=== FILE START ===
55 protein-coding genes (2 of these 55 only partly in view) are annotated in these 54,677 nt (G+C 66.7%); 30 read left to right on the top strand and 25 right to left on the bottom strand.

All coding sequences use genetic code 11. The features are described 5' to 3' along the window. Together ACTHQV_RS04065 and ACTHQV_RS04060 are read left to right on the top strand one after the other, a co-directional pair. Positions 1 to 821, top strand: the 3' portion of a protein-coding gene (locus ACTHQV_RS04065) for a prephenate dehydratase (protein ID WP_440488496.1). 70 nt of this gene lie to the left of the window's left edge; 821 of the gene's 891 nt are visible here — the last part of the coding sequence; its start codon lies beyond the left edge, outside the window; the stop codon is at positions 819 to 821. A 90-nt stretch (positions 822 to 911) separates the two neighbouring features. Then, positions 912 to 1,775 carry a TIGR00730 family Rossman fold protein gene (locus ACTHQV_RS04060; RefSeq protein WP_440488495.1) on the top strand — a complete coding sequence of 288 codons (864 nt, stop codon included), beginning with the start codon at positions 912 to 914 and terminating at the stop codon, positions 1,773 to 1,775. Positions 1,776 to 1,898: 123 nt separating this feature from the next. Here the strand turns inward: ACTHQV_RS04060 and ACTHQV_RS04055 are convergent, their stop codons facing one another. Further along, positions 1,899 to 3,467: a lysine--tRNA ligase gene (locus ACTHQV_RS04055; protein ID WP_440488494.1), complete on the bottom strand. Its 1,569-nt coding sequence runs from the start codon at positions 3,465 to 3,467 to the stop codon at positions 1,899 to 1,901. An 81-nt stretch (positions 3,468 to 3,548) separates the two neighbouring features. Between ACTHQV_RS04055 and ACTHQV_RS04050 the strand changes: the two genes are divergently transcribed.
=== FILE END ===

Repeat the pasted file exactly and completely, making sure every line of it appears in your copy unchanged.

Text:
55 protein-coding genes (2 of these 55 only partly in view) are annotated in these 54,677 nt (G+C 66.7%); 30 read left to right on the top strand and 25 right to left on the bottom strand.

All coding sequences use genetic code 11. The features are described 5' to 3' along the window. Together ACTHQV_RS04065 and ACTHQV_RS04060 are read left to right on the top strand one after the other, a co-directional pair. Positions 1 to 821, top strand: the 3' portion of a protein-coding gene (locus ACTHQV_RS04065) for a prephenate dehydratase (protein ID WP_440488496.1). 70 nt of this gene lie to the left of the window's left edge; 821 of the gene's 891 nt are visible here — the last part of the coding sequence; its start codon lies beyond the left edge, outside the window; the stop codon is at positions 819 to 821. A 90-nt stretch (positions 822 to 911) separates the two neighbouring features. Then, positions 912 to 1,775 carry a TIGR00730 family Rossman fold protein gene (locus ACTHQV_RS04060; RefSeq protein WP_440488495.1) on the top strand — a complete coding sequence of 288 codons (864 nt, stop codon included), beginning with the start codon at positions 912 to 914 and terminating at the stop codon, positions 1,773 to 1,775. Positions 1,776 to 1,898: 123 nt separating this feature from the next. Here the strand turns inward: ACTHQV_RS04060 and ACTHQV_RS04055 are convergent, their stop codons facing one another. Further along, positions 1,899 to 3,467: a lysine--tRNA ligase gene (locus ACTHQV_RS04055; protein ID WP_440488494.1), complete on the bottom strand. Its 1,569-nt coding sequence runs from the start codon at positions 3,465 to 3,467 to the stop codon at positions 1,899 to 1,901. An 81-nt stretch (positions 3,468 to 3,548) separates the two neighbouring features. Between ACTHQV_RS04055 and ACTHQV_RS04050 the strand changes: the two genes are divergently transcribed.